CEO Friday Message
April 28, 2017
We’ve had an exciting week at Highland Hospital this week, as we had our triennial accreditation visit by The Joint Commission. What does this mean exactly? Well, I’d like to tell you a little about the importance of accreditation for hospitals, and what it means to us and to our patients.
Founded in 1951, The Joint Commission evaluates and accredits nearly 21,000 health care organizations and programs in the United States. An independent, not-for-profit organization, The Joint Commission is the nation’s oldest and largest standards-setting and accrediting body in health care. To earn and maintain The Joint Commission’s Gold Seal of Approval®, an organization undergoes an on-site survey by a Joint Commission survey team at least every three years. The Joint Commission is governed by a 32-member Board of Commissioners that includes physicians, administrators, nurses, employers, quality experts, a consumer advocate and educators. The mission of The Joint Commission is “to continuously improve health care for the public, in collaboration with other stakeholders, by evaluating health care organizations and inspiring them to excel in providing safe and effective care of the highest quality and value”. Given the synergy between the mission of The Joint Commission and our mission to provide high quality behavioral health services in a caring environment, it only makes sense that we would voluntarily seek accreditation from this body. We have been continuously accredited by The Joint Commission for many, many years.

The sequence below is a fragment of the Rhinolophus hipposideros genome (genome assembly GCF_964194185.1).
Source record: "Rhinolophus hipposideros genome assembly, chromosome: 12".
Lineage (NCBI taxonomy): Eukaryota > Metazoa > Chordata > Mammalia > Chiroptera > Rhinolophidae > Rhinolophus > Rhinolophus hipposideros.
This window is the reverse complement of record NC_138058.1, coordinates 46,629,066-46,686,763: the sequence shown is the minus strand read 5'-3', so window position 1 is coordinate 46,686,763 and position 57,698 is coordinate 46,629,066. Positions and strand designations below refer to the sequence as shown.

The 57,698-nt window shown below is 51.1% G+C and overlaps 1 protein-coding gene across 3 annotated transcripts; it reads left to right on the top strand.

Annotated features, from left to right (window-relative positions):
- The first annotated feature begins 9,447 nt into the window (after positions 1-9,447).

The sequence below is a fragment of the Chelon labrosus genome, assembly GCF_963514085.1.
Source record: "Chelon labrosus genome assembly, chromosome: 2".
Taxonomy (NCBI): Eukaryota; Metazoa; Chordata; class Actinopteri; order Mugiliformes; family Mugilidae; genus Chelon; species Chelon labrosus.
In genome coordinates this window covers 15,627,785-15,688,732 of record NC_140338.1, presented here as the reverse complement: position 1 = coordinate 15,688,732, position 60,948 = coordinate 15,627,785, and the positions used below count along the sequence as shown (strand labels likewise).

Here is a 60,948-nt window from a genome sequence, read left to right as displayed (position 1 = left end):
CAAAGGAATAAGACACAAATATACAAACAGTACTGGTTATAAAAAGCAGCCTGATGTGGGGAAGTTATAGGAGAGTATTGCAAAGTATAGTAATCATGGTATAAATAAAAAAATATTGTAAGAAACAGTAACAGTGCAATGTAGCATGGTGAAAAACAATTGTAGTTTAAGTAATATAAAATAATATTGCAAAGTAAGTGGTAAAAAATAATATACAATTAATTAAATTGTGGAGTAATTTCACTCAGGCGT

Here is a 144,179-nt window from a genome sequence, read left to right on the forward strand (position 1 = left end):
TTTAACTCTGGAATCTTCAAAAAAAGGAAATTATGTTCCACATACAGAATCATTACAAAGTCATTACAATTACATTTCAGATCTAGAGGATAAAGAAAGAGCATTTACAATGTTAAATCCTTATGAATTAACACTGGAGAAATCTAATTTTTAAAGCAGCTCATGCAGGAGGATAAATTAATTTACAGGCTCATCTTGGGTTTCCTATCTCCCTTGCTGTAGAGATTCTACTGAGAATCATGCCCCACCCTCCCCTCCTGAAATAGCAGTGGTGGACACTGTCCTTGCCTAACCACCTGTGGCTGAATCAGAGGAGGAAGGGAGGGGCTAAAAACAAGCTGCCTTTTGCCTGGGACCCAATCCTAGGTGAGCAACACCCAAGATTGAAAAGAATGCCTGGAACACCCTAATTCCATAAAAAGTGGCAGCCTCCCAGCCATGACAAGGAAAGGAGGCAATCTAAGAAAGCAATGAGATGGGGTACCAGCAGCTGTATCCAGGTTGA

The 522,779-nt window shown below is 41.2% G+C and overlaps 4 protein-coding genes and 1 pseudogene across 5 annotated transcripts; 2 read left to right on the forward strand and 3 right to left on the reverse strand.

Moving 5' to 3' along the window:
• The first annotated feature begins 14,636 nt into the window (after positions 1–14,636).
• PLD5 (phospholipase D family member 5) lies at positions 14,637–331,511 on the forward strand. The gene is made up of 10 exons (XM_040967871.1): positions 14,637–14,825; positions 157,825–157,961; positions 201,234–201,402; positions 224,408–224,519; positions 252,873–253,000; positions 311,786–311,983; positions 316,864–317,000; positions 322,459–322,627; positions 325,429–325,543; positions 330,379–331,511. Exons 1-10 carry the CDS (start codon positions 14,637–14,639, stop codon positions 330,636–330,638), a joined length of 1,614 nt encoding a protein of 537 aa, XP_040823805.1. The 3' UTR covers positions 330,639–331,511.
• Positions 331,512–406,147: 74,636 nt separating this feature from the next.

But, that all seems academic. What does this really mean to our patients, our staff, and our community? Scrutiny by an outside body is never easy, so why would we subject ourselves to this every three years? We believe that evaluation is never a bad thing. Evaluation is the way that we receive feedback on how we are doing in meeting our mission. We seek this out in many ways including by asking our patients how we are doing. But we also invite outside organizations to see how we are doing as compared to other organizations like ours and as compared to national standards. The consultation that we received from The Joint Commission visitors is priceless in helping us think of new, better, or safer ways to provide care or to create our environment. It helps us become a better version of us.
So, how did this visit go? I am proud to say that our team was a shining example of what we are all about—providing the best possible behavioral health care every day, to every person. While we won’t have our final accreditation decision for a little while, the feedback that we received was very positive, and I couldn’t be prouder of Highland Hospital and our people. Bravo!